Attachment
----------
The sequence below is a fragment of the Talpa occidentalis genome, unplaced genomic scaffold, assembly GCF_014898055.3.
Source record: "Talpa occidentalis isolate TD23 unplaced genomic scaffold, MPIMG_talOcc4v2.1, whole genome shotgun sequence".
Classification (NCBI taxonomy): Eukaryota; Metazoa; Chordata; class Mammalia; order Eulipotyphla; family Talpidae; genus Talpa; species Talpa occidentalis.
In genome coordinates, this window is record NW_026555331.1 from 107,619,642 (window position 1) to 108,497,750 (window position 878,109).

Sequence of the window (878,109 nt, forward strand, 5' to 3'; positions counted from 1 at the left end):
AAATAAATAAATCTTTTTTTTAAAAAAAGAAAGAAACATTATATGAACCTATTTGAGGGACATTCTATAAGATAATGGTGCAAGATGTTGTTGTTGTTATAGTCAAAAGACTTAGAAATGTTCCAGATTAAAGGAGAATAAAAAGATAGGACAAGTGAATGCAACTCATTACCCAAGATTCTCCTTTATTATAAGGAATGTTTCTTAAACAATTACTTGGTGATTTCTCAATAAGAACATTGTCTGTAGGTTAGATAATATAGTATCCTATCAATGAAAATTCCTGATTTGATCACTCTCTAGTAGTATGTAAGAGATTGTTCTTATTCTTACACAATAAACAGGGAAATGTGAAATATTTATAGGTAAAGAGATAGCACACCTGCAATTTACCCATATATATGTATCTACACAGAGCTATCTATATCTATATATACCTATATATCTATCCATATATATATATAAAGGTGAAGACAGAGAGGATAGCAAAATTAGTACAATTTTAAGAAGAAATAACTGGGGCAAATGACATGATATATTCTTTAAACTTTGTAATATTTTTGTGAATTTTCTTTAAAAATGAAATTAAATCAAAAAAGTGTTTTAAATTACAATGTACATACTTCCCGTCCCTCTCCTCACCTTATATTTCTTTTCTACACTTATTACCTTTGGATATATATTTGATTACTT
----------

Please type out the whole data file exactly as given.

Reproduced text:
The sequence below is a fragment of the Talpa occidentalis genome, unplaced genomic scaffold, assembly GCF_014898055.3.
Source record: "Talpa occidentalis isolate TD23 unplaced genomic scaffold, MPIMG_talOcc4v2.1, whole genome shotgun sequence".
Classification (NCBI taxonomy): Eukaryota; Metazoa; Chordata; class Mammalia; order Eulipotyphla; family Talpidae; genus Talpa; species Talpa occidentalis.
In genome coordinates, this window is record NW_026555331.1 from 107,619,642 (window position 1) to 108,497,750 (window position 878,109).

Sequence of the window (878,109 nt, forward strand, 5' to 3'; positions counted from 1 at the left end):
AAATAAATAAATCTTTTTTTTAAAAAAAGAAAGAAACATTATATGAACCTATTTGAGGGACATTCTATAAGATAATGGTGCAAGATGTTGTTGTTGTTATAGTCAAAAGACTTAGAAATGTTCCAGATTAAAGGAGAATAAAAAGATAGGACAAGTGAATGCAACTCATTACCCAAGATTCTCCTTTATTATAAGGAATGTTTCTTAAACAATTACTTGGTGATTTCTCAATAAGAACATTGTCTGTAGGTTAGATAATATAGTATCCTATCAATGAAAATTCCTGATTTGATCACTCTCTAGTAGTATGTAAGAGATTGTTCTTATTCTTACACAATAAACAGGGAAATGTGAAATATTTATAGGTAAAGAGATAGCACACCTGCAATTTACCCATATATATGTATCTACACAGAGCTATCTATATCTATATATACCTATATATCTATCCATATATATATATAAAGGTGAAGACAGAGAGGATAGCAAAATTAGTACAATTTTAAGAAGAAATAACTGGGGCAAATGACATGATATATTCTTTAAACTTTGTAATATTTTTGTGAATTTTCTTTAAAAATGAAATTAAATCAAAAAAGTGTTTTAAATTACAATGTACATACTTCCCGTCCCTCTCCTCACCTTATATTTCTTTTCTACACTTATTACCTTTGGATATATATTTGATTACTT